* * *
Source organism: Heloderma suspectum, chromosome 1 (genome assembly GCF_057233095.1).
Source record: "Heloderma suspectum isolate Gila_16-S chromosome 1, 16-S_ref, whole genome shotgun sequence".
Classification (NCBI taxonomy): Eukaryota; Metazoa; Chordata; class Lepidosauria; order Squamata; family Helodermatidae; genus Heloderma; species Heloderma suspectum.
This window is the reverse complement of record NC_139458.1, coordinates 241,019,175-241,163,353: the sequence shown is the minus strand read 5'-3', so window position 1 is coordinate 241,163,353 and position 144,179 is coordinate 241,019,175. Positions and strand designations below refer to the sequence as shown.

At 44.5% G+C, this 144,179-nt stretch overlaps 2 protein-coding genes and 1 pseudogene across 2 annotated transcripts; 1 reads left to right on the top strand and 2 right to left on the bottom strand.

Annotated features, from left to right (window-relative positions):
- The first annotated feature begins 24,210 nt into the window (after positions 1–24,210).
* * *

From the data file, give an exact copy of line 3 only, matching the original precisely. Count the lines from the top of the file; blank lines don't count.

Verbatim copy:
Classification (NCBI taxonomy): Eukaryota; Metazoa; Chordata; class Lepidosauria; order Squamata; family Helodermatidae; genus Heloderma; species Heloderma suspectum.